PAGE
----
Getting back in the game

Discussion in 'Job Seekers' started by youmanj, Dec 3, 2013.

  1. youmanj

    youmanj Rookie

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    Dec 3, 2013

    Graduated in 2010, and unfortunately haven't found work. Subbed for a year afterwards, but since my student loans started to kick in, I have had to find other full time work. I am getting that itch to get back into the classroom and start looking for employment for the 2014-2015 school year. Like I said, I am currently working a full time job that requires me to work 40 hours to mostly pay for my student loans. My question is, will I be looked at negatively bc I haven't been in a school environment in 1yr 1/2. I wan't to sub, but my job just doesn't allow me to. Are there any other ways that I could possibly fulfill this "requirement"? Any help or advice is greatly appreciated.
     
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  3. mathmagic

    mathmagic Enthusiast

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    Dec 3, 2013

    Without giving too much personal information - what's the difference between what you'd earn subbing, say, 150ish days out of the year only relative to what you get from the full time job? If the difference can be made up with a different summer job (2.5 months worth of time) and any other side job that could fit into better holes (i.e. the side job I had worked around my schedule, allowing me to work only nights and weekends), then I'd simply switch to doing that.

    You might not be looked at "negatively" per-say, but someone that has been subbing continually since they graduated / last had a job would probably be looked at a step above you.
     
  4. Aliceacc

    Aliceacc Multitudinous

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    Dec 4, 2013

    This economy has forced a LOT of wonderful teachers to find alternate employment. That in and of itself isn't a negative.

    But I think you need to start, now, networking like crazy. See if you can coach/ moderate/help with some activity involving kids. Does the local high school need someone to help with sets for the play? Do they need security at basketball games? Does the debate team need judges? (Trust me, they do.)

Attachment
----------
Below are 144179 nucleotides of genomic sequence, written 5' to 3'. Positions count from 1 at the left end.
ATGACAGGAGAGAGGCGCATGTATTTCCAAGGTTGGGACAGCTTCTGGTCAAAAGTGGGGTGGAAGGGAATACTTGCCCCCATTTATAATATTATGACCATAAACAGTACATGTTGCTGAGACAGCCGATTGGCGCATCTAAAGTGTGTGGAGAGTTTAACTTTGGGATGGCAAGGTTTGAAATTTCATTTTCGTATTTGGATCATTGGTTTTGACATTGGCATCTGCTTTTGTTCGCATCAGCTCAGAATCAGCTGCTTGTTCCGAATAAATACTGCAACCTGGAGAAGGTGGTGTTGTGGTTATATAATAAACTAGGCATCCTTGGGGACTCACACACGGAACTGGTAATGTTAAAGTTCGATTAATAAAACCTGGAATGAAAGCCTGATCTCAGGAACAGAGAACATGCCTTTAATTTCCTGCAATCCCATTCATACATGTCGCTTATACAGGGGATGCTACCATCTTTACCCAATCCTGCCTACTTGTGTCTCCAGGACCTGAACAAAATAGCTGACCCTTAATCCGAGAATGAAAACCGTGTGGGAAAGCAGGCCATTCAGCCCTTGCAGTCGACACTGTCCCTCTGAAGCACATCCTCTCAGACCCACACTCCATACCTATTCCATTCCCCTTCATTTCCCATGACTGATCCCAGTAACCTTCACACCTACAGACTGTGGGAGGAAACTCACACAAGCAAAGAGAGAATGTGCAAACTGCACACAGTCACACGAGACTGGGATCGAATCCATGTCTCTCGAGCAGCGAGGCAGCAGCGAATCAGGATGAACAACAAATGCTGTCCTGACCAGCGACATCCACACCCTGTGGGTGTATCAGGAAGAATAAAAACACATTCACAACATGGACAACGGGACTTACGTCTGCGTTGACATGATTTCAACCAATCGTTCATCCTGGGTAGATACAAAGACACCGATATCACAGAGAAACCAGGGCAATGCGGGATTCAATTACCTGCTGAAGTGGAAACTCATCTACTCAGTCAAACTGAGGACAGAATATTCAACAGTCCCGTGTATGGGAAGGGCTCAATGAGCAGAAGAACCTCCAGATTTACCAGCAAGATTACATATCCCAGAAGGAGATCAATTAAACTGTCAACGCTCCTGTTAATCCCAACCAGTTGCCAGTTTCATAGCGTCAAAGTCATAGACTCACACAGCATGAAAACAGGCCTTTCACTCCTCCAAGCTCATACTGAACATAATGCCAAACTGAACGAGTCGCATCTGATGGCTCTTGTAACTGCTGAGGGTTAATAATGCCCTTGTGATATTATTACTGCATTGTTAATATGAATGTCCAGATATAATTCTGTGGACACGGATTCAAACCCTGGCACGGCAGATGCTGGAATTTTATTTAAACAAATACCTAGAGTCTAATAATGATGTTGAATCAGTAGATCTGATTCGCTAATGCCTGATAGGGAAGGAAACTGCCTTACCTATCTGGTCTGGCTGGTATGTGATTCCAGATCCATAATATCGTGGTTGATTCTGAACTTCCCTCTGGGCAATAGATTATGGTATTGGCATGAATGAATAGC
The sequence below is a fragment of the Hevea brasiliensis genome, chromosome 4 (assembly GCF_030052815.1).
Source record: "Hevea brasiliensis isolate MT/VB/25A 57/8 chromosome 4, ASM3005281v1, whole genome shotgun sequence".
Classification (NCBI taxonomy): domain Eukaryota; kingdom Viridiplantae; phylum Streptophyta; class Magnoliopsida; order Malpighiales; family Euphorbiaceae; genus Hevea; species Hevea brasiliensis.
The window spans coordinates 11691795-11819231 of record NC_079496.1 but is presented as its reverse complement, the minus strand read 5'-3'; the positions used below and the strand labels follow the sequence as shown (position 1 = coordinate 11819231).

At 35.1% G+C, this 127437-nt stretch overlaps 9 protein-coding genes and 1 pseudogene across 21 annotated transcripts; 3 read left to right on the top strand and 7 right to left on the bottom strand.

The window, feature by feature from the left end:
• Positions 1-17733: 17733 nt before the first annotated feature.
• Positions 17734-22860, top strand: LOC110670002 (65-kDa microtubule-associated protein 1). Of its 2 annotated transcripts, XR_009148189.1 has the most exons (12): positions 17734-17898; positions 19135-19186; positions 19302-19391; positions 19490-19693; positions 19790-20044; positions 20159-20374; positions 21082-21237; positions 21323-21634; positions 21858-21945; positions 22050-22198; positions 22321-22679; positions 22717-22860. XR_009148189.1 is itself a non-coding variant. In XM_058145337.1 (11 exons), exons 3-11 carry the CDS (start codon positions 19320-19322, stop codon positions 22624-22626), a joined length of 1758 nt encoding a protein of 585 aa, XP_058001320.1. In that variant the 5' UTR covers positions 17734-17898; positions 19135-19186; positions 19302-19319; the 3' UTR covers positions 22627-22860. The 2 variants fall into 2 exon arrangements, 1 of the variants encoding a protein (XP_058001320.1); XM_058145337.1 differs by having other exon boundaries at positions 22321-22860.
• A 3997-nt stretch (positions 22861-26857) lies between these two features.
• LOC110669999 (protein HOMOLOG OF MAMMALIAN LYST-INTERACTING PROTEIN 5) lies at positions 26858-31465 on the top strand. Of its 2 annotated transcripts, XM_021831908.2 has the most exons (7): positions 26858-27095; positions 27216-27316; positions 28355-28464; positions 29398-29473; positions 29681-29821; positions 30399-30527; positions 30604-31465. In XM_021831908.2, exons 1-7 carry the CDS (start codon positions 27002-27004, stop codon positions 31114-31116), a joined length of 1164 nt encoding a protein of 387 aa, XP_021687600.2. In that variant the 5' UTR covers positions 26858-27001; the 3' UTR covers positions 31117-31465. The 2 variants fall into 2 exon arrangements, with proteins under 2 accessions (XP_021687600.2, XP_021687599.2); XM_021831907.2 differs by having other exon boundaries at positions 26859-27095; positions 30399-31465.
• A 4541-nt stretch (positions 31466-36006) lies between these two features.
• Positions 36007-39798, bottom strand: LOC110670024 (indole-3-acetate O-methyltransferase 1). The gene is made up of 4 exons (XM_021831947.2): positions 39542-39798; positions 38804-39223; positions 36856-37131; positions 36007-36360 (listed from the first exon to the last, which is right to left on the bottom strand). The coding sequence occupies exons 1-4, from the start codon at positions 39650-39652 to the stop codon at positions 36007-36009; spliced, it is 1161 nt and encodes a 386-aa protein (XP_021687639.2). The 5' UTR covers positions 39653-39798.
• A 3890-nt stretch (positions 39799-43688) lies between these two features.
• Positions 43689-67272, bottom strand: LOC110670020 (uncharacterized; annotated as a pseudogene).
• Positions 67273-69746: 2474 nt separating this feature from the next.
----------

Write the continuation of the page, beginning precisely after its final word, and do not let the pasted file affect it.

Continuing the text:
Find a way to become known in the school community. And start to work on a killer cover letter that will show that you are the person they want in their classroom.
     
  5. youmanj

    youmanj Rookie

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    Dec 4, 2013

    I appreciate the response. I have been looking at those possibilities. Maybe even going around to some of the local schools and asking if they need after school tutors/homework help. This job I currently have allows me to only work 9-5 Monday through Friday, so my days are pretty much shot.

    Also, pertaining to me resume. The one I have right now pretty much is geared toward retail with only the subbing I did back in 2011-2012. Do I need to revamp it totally and go with one that is more toward Education?
     
  6. dr.gator

    dr.gator Comrade

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    Dec 4, 2013

    I would suggest that you put up flyers on bulletin boards in grocery stores, churches, or libraries that advertise your services as a tutor. See if you can pick up a student or two after hours that you can tutor once a week for a set price. Around my area parents pay $40 an hour. Just to get the experience of working with a kid you could charge less. Then have the parent write you a letter of reference. Just a suggestion.